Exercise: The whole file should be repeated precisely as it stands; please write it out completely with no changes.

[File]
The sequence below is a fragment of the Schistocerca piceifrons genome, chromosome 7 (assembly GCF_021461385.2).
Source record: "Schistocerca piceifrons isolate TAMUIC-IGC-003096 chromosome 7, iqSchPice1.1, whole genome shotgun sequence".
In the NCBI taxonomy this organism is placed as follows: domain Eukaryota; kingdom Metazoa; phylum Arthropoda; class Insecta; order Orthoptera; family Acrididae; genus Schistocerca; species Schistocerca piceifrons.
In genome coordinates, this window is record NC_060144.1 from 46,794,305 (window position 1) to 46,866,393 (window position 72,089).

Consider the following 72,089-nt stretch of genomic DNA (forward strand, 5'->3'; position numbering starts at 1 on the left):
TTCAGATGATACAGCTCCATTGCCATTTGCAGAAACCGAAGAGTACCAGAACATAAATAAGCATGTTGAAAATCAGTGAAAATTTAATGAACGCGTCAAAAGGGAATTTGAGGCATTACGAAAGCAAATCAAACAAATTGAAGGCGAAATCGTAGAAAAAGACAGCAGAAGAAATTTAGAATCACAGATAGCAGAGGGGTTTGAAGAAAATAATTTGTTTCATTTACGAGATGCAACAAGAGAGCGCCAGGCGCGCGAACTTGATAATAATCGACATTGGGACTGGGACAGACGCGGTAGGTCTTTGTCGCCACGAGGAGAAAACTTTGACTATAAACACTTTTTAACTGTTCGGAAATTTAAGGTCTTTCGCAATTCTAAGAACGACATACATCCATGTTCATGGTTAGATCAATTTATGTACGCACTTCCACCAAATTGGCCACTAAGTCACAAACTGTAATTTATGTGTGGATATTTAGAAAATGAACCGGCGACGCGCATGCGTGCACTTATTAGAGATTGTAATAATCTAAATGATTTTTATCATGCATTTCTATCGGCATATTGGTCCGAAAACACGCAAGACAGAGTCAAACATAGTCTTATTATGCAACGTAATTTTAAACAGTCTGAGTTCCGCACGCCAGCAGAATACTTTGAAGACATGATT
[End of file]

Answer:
The sequence below is a fragment of the Schistocerca piceifrons genome, chromosome 7 (assembly GCF_021461385.2).
Source record: "Schistocerca piceifrons isolate TAMUIC-IGC-003096 chromosome 7, iqSchPice1.1, whole genome shotgun sequence".
In the NCBI taxonomy this organism is placed as follows: domain Eukaryota; kingdom Metazoa; phylum Arthropoda; class Insecta; order Orthoptera; family Acrididae; genus Schistocerca; species Schistocerca piceifrons.
In genome coordinates, this window is record NC_060144.1 from 46,794,305 (window position 1) to 46,866,393 (window position 72,089).

Consider the following 72,089-nt stretch of genomic DNA (forward strand, 5'->3'; position numbering starts at 1 on the left):
TTCAGATGATACAGCTCCATTGCCATTTGCAGAAACCGAAGAGTACCAGAACATAAATAAGCATGTTGAAAATCAGTGAAAATTTAATGAACGCGTCAAAAGGGAATTTGAGGCATTACGAAAGCAAATCAAACAAATTGAAGGCGAAATCGTAGAAAAAGACAGCAGAAGAAATTTAGAATCACAGATAGCAGAGGGGTTTGAAGAAAATAATTTGTTTCATTTACGAGATGCAACAAGAGAGCGCCAGGCGCGCGAACTTGATAATAATCGACATTGGGACTGGGACAGACGCGGTAGGTCTTTGTCGCCACGAGGAGAAAACTTTGACTATAAACACTTTTTAACTGTTCGGAAATTTAAGGTCTTTCGCAATTCTAAGAACGACATACATCCATGTTCATGGTTAGATCAATTTATGTACGCACTTCCACCAAATTGGCCACTAAGTCACAAACTGTAATTTATGTGTGGATATTTAGAAAATGAACCGGCGACGCGCATGCGTGCACTTATTAGAGATTGTAATAATCTAAATGATTTTTATCATGCATTTCTATCGGCATATTGGTCCGAAAACACGCAAGACAGAGTCAAACATAGTCTTATTATGCAACGTAATTTTAAACAGTCTGAGTTCCGCACGCCAGCAGAATACTTTGAAGACATGATT